Ultimately, a culturally relevant and responsive lens must be baked into both pedagogy and instructional materials from the start. Given that many rigorous curricula fall short on cultural relevance, personalized approaches that support critical thinking within relevant learning applications are a particular strength here. These approaches can improve students’ engagement in learning, support their access to rigor, and empower them to accept the intellectual challenges in lessons.  

What does this mean for your district?

Students need to see the value of what they are learning, and apply new knowledge in ways that are meaningful and transformative. When students see the ways in which their learning can be applied to promote community problem-solving, research shows their outcomes improve. Explicitly name the roles that rigor and relevance should play within district classrooms, and provide teachers with the tools needed to implement this vision. Culturally responsive pedagogy can’t work as an afterthought or superficial gesture; consequently, teachers require an intentional, aligned approach to frame their lessons. Enlist teachers—and even students and families—to design a model that integrates rigor and relevance using the best materials available to the district. Provide time for relevant applications within a curriculum scope and sequence. Simultaneously, continue to push developers to embed culturally relevant content and applications more seamlessly into curricula. 

Fundamental No. 5. Tend to Teachers: Afford teachers ongoing and just-in-time training so they embrace the change. In order for a set of instructional materials or a personalized approach to effect meaningful change and academic benefits, it must be doable in the classroom. That will increase the likelihood that the reform will be sustained. Efforts to deeply integrate products or approaches present a challenging undertaking, as do efforts to help teachers learn better ways of working with students. Learning to recognize and correct for bias requires attention, time, and resources. In short, teachers need high-quality, ongoing training to implement rigorous instructional materials effectively and personalize instruction skillfully to further advance cultural relevance and excellence for students.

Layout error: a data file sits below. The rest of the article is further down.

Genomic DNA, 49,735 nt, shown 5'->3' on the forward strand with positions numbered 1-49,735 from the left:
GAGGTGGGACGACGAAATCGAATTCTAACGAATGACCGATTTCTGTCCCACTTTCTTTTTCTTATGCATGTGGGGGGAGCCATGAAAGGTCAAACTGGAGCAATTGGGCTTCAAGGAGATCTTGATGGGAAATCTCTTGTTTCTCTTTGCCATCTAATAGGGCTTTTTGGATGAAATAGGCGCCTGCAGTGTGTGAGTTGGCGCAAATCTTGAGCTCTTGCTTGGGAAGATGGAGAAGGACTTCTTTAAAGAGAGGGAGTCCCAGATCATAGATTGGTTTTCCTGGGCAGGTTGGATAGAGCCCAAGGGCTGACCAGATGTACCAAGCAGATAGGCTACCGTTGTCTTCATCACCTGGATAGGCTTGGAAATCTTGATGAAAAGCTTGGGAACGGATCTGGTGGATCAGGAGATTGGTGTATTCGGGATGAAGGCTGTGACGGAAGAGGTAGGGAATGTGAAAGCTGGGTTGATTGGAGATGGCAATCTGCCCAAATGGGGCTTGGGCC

What does this mean for your district?

Don’t shortchange PD. Treat a curriculum update like a complex change initiative for teachers and students. Make professional learning curriculum- and program-specific. Teachers need to understand and unpack the rationale and components of a new curriculum and hear directly from the content developers. However, they also need district experts in special education, multi-language learners, cultural relevance, etc. to provide aligned training to ensure that all students access the material, rise to the academic challenge, and find relevance in their new knowledge.  Ongoing training opportunities should include common planning time, professional learning communities, and embedded coaching. There is a not-to-be-ignored hearts and minds aspect to setting aside old ways of instruction so that teachers can move forward to make progress for their students. 

These five fundamentals set the stage for attaining new levels of rigor, relevance, achievement, and academic confidence in classrooms despite school zip codes. At the core of each fundamental is a new and more nuanced conversation about the intersection of rigorous core instructional materials and well-planned personalized learning practices. 

Each of our reports delves into greater detail on the hows and whys of this premise, offering a strong research base and path for moving forward. We are excited to continue—and further refine—the conversation as we strive for better results and experiences for our students. 

Reports Mentioned In This Blog Post

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About the Author: Sue Pimentel is a founding partner of Student Achievement Partners. She is a co-author of the recently released paper, “Reading as Liberation--An Examination of the Research Base.” It examines five literacy accelerators and their intersections with personalized learning when equity is placed at the center of instructional design.

About the Author: Cathy Sanford leads research and development efforts at Highlander Institute in Providence, RI and is the co-author of Pathways to Personalization: A Framework for School Change (Harvard Education Press, 2018). Find Cathy on Twitter at @csanford42.